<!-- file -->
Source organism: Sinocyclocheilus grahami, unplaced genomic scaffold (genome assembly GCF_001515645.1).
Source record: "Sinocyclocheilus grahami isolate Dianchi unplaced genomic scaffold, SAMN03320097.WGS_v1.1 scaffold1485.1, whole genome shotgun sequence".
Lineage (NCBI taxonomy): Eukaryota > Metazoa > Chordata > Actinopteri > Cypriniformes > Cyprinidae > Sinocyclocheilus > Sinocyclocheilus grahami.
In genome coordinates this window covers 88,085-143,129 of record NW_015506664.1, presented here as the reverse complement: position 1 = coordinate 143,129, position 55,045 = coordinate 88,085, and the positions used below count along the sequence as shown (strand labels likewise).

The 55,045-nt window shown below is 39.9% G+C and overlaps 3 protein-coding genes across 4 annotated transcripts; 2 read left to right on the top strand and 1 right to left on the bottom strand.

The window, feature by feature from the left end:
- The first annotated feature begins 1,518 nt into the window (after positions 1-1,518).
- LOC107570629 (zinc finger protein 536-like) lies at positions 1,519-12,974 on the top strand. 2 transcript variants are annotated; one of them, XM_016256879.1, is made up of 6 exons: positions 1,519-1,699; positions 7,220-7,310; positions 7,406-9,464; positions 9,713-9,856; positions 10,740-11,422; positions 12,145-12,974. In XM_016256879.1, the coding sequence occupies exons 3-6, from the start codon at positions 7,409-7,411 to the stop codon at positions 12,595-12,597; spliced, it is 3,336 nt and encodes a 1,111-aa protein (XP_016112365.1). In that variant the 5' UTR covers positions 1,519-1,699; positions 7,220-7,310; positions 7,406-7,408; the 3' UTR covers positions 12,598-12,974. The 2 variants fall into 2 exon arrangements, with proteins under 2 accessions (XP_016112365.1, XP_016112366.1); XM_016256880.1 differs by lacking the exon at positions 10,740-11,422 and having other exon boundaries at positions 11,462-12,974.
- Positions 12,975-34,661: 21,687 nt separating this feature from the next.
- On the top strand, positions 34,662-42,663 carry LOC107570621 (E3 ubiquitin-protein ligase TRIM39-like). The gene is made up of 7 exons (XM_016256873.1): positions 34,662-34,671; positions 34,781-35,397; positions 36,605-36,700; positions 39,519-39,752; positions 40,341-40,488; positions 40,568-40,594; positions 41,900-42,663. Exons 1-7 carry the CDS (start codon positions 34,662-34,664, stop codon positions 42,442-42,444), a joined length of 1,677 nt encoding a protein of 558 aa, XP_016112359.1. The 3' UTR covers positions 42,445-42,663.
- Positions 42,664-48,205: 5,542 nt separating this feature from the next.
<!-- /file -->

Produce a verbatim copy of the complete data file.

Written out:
Source organism: Sinocyclocheilus grahami, unplaced genomic scaffold (genome assembly GCF_001515645.1).
Source record: "Sinocyclocheilus grahami isolate Dianchi unplaced genomic scaffold, SAMN03320097.WGS_v1.1 scaffold1485.1, whole genome shotgun sequence".
Lineage (NCBI taxonomy): Eukaryota > Metazoa > Chordata > Actinopteri > Cypriniformes > Cyprinidae > Sinocyclocheilus > Sinocyclocheilus grahami.
In genome coordinates this window covers 88,085-143,129 of record NW_015506664.1, presented here as the reverse complement: position 1 = coordinate 143,129, position 55,045 = coordinate 88,085, and the positions used below count along the sequence as shown (strand labels likewise).

The 55,045-nt window shown below is 39.9% G+C and overlaps 3 protein-coding genes across 4 annotated transcripts; 2 read left to right on the top strand and 1 right to left on the bottom strand.

The window, feature by feature from the left end:
- The first annotated feature begins 1,518 nt into the window (after positions 1-1,518).
- LOC107570629 (zinc finger protein 536-like) lies at positions 1,519-12,974 on the top strand. 2 transcript variants are annotated; one of them, XM_016256879.1, is made up of 6 exons: positions 1,519-1,699; positions 7,220-7,310; positions 7,406-9,464; positions 9,713-9,856; positions 10,740-11,422; positions 12,145-12,974. In XM_016256879.1, the coding sequence occupies exons 3-6, from the start codon at positions 7,409-7,411 to the stop codon at positions 12,595-12,597; spliced, it is 3,336 nt and encodes a 1,111-aa protein (XP_016112365.1). In that variant the 5' UTR covers positions 1,519-1,699; positions 7,220-7,310; positions 7,406-7,408; the 3' UTR covers positions 12,598-12,974. The 2 variants fall into 2 exon arrangements, with proteins under 2 accessions (XP_016112365.1, XP_016112366.1); XM_016256880.1 differs by lacking the exon at positions 10,740-11,422 and having other exon boundaries at positions 11,462-12,974.
- Positions 12,975-34,661: 21,687 nt separating this feature from the next.
- On the top strand, positions 34,662-42,663 carry LOC107570621 (E3 ubiquitin-protein ligase TRIM39-like). The gene is made up of 7 exons (XM_016256873.1): positions 34,662-34,671; positions 34,781-35,397; positions 36,605-36,700; positions 39,519-39,752; positions 40,341-40,488; positions 40,568-40,594; positions 41,900-42,663. Exons 1-7 carry the CDS (start codon positions 34,662-34,664, stop codon positions 42,442-42,444), a joined length of 1,677 nt encoding a protein of 558 aa, XP_016112359.1. The 3' UTR covers positions 42,445-42,663.
- Positions 42,664-48,205: 5,542 nt separating this feature from the next.